Download the latest version of FFVCL from the official website. You can choose between the trial version or the full version. The trial version has some limitations, such as a watermark on the output video and a time limit on the playback. The full version requires a license key that you can purchase online.
Extract the downloaded ZIP file to a folder of your choice. You will find several subfolders inside the main folder, such as Binaries, Demos, Docs, Packages, Sources, etc.
Copy the FFmpeg DLLs from the Binaries folder to a folder that is accessible by your Delphi application. You can either copy them to the same folder as your executable file or to a system folder, such as C:\Windows\System32 or C:\Windows\SysWOW64.
Open Delphi 10.3 Rio and go to Component -> Install Packages. Click on Add and browse to the Packages folder of FFVCL. Select the appropriate package file for your Delphi version and platform. For example, if you are using Delphi 10.3 Rio 32-bit on Windows 10 64-bit, you should select FFVCL_D103.dpk. Click on Open and then OK.
You should see a new tab called FFVCL in the component palette of Delphi. It contains several components that you can use in your projects.
Congratulations! You have successfully installed FFVCL on your system.
How to configure FFVCL?
To configure FFVCL for your project, you need to follow these steps:
Create a new VCL application or open an existing one in Delphi.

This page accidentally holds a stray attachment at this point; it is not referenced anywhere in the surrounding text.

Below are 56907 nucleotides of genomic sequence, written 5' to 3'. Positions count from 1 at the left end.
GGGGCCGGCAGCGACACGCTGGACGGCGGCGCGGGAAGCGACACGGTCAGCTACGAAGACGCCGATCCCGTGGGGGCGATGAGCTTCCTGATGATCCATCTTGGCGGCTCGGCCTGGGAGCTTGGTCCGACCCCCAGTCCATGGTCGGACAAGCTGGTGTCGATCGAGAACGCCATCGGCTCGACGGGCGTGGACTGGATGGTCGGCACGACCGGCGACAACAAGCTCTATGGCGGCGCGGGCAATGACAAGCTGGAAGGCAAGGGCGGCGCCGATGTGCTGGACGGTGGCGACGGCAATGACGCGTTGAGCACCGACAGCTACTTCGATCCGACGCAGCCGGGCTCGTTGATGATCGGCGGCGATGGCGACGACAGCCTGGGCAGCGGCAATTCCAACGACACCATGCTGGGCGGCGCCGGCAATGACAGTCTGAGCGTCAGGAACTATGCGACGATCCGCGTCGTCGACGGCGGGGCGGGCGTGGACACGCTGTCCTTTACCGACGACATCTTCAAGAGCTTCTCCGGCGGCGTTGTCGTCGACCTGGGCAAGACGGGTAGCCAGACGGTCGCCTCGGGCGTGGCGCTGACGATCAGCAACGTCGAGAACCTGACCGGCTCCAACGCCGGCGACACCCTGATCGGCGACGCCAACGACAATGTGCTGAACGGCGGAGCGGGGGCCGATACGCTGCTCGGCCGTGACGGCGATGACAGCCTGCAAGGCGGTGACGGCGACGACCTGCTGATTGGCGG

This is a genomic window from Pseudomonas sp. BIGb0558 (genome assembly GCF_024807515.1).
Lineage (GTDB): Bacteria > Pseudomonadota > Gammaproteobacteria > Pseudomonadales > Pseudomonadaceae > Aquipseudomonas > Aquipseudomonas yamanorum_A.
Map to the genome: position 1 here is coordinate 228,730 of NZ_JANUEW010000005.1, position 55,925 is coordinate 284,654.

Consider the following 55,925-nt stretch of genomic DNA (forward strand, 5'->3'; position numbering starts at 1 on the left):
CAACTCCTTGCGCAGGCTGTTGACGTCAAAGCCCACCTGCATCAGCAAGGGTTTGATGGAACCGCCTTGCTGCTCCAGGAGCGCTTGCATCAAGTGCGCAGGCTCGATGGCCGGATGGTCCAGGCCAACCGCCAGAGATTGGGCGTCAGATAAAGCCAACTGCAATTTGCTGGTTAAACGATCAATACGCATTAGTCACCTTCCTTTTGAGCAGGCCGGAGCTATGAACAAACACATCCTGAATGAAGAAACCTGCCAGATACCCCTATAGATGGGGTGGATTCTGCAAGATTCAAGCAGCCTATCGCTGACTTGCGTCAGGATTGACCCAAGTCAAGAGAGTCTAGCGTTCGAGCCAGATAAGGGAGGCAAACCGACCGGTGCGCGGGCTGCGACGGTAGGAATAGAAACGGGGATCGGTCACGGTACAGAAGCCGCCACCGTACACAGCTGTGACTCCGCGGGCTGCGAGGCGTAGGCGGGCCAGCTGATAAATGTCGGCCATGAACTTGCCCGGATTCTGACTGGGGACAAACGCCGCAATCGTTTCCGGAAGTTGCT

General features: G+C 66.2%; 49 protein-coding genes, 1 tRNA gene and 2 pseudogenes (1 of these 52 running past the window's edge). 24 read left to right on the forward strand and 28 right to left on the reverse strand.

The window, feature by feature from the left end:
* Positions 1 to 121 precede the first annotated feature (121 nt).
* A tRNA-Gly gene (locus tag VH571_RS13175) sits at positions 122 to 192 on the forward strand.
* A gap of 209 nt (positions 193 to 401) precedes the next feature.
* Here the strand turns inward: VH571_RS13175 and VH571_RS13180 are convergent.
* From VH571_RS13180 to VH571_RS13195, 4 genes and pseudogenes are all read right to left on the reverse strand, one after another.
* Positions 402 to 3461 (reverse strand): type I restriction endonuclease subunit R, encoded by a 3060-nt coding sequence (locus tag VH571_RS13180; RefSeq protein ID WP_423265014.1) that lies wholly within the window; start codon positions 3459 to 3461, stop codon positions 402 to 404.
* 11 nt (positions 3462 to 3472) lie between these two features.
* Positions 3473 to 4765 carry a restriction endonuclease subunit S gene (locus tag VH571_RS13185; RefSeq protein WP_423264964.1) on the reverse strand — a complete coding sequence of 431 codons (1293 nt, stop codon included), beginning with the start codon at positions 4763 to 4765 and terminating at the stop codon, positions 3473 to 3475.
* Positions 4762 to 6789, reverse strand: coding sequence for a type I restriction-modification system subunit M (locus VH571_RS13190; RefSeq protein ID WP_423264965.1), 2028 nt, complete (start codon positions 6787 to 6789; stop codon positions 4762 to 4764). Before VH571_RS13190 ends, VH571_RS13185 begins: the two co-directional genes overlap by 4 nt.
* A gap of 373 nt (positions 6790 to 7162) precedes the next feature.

Add the TFFGlobal component from the FFVCL tab to your main form. This component is responsible for loading and initializing the FFmpeg libraries. It also provides some global settings and events for all FFVCL components.
Select the TFFGlobal component and go to its Object Inspector. Set the DLLPath property to the folder where you copied the FFmpeg DLLs in step 3 of the installation process. For example, if you copied them to C:\Windows\System32, you should set DLLPath to 'C:\Windows\System32'.
Save and run your project. If everything is configured correctly, you should see a message box saying FFmpeg libraries loaded successfully. If you see an error message instead, check the log file or the OnLog event to find out what went wrong.
You have successfully configured FFVCL for your project. Now you can start using the other FFVCL components to perform various video and audio processing tasks.
How to use the TFFEncoder component?